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Conferences & lectures

Listening Through Others: Immersive Audio in Ethnography and Sound Art

Date & time
Friday, March 8, 2024
12 p.m. – 2 p.m.

Florian Grond


This event is free


Craig Farkash


Henry F. Hall Building
1455 De Maisonneuve Blvd. W.
Room H-1120

Wheel chair accessible


In this talk, Florian Grond will be discussing his past and ongoing research on immersive audio in sound art and ethnography. He will share insights from collaborative research-creation projects in cultural mediation, assistive technology, and independent art projects.

His previous projects have focused on bridging academia and the arts in sound art, music, the intersection of art and disability, and assistive technology. Through these examples, he will demonstrate how immersive audio can be a powerful tool to transport the audience through the experiences of first-person perspectives. These experiences enable the listener to dive into various environments, their affordances, and imaginaries when engaging with other people's perspectives across sensory abilities and practices.

He will conclude the presentation with his ongoing SSHRC-funded research projects on neurodiverse phenomenology, atmospheres, and sensory-friendly zones with binaural first-person perspectives, in which he deepens the immersive ethnographic methods with colleagues from Concordia and McGill.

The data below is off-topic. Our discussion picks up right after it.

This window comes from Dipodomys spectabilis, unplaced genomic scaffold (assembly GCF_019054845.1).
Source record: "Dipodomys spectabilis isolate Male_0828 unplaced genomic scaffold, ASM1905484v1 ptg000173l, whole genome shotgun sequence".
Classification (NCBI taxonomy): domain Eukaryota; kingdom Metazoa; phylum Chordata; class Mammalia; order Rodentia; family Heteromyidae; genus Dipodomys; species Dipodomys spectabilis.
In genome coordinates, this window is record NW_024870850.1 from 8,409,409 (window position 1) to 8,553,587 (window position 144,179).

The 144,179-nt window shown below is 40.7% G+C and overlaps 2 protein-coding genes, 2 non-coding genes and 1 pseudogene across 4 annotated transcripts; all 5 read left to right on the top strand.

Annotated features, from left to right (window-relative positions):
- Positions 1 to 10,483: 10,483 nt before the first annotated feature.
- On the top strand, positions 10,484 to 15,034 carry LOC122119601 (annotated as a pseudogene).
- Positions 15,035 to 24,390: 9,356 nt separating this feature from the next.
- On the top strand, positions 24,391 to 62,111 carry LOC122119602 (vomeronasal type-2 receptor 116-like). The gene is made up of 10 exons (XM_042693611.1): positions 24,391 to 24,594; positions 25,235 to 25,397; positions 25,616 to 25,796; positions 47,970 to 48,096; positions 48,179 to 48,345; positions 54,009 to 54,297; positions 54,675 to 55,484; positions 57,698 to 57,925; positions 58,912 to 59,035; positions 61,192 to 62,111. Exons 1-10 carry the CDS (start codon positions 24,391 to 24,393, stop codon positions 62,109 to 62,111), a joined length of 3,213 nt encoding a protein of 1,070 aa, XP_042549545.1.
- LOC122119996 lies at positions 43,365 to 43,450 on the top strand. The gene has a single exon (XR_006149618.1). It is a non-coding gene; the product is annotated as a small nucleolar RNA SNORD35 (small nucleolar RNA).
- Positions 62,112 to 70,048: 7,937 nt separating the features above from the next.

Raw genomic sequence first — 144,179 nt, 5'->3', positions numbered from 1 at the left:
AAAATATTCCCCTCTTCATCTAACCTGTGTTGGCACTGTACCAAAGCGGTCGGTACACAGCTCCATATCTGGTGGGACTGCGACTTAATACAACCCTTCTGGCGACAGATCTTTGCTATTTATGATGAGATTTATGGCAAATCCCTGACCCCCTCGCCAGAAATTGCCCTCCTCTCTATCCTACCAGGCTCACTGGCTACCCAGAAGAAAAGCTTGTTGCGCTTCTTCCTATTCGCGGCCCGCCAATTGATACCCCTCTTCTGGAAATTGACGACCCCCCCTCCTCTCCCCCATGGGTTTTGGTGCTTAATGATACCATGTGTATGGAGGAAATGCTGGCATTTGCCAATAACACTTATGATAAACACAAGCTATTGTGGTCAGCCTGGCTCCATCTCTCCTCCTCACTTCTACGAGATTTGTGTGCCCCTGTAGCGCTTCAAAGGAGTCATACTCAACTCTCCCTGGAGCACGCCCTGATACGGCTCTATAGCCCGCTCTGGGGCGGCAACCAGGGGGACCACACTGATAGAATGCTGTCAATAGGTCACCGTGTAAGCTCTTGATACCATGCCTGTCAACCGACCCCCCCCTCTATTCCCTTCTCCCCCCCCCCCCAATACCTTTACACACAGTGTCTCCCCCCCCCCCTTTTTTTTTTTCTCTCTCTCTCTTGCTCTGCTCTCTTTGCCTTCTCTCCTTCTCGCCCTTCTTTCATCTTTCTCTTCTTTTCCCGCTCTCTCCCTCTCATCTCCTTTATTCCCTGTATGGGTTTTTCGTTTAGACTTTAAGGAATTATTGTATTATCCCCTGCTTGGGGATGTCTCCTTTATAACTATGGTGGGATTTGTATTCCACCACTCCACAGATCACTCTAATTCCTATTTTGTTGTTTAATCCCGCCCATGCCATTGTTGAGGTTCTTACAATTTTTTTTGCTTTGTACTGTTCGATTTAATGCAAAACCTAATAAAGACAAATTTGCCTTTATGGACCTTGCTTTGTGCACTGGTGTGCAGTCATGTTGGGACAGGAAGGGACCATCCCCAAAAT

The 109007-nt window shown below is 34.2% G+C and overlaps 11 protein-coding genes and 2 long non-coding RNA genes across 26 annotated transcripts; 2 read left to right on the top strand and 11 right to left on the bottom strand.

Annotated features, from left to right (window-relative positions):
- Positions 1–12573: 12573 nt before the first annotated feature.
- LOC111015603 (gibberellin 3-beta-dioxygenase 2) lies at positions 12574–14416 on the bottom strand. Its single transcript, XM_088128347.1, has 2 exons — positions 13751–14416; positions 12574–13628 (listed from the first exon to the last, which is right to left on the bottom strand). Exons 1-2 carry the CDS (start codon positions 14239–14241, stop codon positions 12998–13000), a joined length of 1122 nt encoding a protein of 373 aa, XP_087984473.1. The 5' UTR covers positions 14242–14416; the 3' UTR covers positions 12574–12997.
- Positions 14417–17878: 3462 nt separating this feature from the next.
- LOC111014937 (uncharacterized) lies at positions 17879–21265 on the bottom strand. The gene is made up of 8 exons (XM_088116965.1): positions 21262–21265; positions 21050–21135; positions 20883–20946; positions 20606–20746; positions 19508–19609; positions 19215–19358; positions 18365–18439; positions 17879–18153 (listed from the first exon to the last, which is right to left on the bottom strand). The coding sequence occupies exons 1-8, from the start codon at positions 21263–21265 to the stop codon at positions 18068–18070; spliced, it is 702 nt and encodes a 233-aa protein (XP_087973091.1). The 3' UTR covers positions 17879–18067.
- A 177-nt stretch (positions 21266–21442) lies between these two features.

About the speaker

Florian Grond is an assistant professor at Concordia University in Design, Interaction Design, and Computation Arts. His research focuses on immersive media, assistive technology, and the intersection of design and disability, drawing from his background as an artist and technologist.

Grond has published in sound studies, auditory display, and recently in immersive sound recording. His work includes pioneering 6-degrees-of-freedom sound recording systems, contributing to 3D sound recording and immersive sound reproduction.

In collaboration with literary scholar and writer Dr. Piet Devos, he also introduced binaural recordings for first-person ethnographies. After a post-doctoral appointment at Concordia, where he was involved with the Critical Disability Studies Working Group, he held a research-creation postdoctoral fellowship at CIRMMT (Center for Interdisciplinary Research in Music Media and Technology) funded by FRQSC.

Grond has also been associated with the Shared Reality Lab at McGill and worked as a creative sound engineer for ZYLIA, a company specializing in microphone arrays. Recently, he received with Melissa Park from McGill an SSHRC Insight Development Grant for a project applying immersive sound recording to study neurodiverse multisensory experiences and another IDG grant as PI to explore atmospheres using immersive audio technology with a neurodiversity focus, collaborating with David Howes, Matthew Unger, and Melissa Park.

This event will also be hybrid, taking place on Zoom.

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